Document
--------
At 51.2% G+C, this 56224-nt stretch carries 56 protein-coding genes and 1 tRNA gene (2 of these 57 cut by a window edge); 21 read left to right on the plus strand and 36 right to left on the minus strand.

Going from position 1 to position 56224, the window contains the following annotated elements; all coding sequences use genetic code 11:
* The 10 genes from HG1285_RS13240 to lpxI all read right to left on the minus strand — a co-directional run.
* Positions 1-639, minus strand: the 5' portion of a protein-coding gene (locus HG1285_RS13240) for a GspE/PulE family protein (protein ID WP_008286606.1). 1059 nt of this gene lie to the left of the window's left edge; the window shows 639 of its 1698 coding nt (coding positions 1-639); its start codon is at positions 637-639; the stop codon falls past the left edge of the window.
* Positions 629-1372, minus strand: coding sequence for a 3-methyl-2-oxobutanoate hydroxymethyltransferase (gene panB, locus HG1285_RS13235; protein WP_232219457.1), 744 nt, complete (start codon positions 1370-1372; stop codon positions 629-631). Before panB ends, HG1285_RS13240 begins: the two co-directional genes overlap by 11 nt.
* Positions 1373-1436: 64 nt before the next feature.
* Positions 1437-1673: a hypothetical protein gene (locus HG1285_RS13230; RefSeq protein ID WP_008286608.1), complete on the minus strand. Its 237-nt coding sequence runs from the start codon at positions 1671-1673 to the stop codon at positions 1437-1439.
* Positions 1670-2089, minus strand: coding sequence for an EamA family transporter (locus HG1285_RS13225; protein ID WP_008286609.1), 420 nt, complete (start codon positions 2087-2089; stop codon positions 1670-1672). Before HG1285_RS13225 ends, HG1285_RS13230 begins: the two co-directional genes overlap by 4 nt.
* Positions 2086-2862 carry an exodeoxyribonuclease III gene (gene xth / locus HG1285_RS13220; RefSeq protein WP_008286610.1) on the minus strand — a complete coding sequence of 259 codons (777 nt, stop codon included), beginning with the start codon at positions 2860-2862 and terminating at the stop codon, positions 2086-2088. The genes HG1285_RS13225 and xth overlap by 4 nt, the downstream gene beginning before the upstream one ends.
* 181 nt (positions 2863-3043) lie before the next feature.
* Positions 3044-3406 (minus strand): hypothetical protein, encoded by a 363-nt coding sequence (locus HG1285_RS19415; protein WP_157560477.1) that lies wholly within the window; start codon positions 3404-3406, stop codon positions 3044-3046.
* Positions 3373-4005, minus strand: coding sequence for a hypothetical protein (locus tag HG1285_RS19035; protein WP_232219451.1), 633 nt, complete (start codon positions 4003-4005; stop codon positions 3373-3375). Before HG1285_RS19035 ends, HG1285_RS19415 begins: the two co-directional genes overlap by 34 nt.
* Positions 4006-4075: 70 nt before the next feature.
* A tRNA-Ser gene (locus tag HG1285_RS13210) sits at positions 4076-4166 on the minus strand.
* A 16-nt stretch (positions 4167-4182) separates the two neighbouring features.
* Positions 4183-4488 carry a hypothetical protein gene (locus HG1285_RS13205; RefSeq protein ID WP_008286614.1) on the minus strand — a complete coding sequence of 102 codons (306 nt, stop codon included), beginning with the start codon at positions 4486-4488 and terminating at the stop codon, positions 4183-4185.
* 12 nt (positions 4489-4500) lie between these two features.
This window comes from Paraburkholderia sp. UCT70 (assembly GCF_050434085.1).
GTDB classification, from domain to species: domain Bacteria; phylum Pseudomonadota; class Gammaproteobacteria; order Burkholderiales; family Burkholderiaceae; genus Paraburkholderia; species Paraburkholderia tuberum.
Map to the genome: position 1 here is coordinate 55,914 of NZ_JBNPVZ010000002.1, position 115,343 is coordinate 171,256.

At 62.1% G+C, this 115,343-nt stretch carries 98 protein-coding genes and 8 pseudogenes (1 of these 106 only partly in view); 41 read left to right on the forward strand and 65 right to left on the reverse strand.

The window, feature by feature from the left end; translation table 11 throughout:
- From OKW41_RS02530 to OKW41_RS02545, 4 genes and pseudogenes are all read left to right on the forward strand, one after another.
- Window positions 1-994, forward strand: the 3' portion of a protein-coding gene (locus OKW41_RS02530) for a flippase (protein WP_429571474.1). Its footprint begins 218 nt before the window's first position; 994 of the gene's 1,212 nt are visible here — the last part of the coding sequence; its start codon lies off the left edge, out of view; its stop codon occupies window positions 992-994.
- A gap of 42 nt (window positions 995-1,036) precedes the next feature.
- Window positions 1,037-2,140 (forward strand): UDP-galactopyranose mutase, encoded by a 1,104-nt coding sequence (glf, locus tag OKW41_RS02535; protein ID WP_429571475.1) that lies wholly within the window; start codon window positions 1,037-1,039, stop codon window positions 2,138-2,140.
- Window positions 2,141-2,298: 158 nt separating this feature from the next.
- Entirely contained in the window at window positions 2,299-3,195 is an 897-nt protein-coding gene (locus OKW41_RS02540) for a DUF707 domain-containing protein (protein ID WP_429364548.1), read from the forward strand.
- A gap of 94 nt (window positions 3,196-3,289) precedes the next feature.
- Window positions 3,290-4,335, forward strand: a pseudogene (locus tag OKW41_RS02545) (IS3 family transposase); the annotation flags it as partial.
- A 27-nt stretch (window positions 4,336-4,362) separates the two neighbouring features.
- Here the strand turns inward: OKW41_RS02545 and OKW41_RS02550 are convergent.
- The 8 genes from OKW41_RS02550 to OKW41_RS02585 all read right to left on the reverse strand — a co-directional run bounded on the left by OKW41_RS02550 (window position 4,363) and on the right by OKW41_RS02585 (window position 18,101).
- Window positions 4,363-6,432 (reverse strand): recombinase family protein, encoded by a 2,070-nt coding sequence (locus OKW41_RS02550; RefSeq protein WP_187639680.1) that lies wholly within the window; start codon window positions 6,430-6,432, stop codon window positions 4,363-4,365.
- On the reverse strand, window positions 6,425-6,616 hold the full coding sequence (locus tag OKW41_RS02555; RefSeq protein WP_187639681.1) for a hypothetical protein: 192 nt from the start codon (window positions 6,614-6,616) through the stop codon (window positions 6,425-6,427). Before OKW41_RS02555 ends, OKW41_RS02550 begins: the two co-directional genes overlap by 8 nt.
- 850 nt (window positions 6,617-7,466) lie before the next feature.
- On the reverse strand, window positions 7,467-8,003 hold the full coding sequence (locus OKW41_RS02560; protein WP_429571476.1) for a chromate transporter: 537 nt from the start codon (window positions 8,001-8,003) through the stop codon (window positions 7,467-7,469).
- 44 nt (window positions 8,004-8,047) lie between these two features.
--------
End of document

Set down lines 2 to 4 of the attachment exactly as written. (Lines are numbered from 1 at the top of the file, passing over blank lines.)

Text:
Going from position 1 to position 56224, the window contains the following annotated elements; all coding sequences use genetic code 11:
* The 10 genes from HG1285_RS13240 to lpxI all read right to left on the minus strand — a co-directional run.
* Positions 1-639, minus strand: the 5' portion of a protein-coding gene (locus HG1285_RS13240) for a GspE/PulE family protein (protein ID WP_008286606.1). 1059 nt of this gene lie to the left of the window's left edge; the window shows 639 of its 1698 coding nt (coding positions 1-639); its start codon is at positions 637-639; the stop codon falls past the left edge of the window.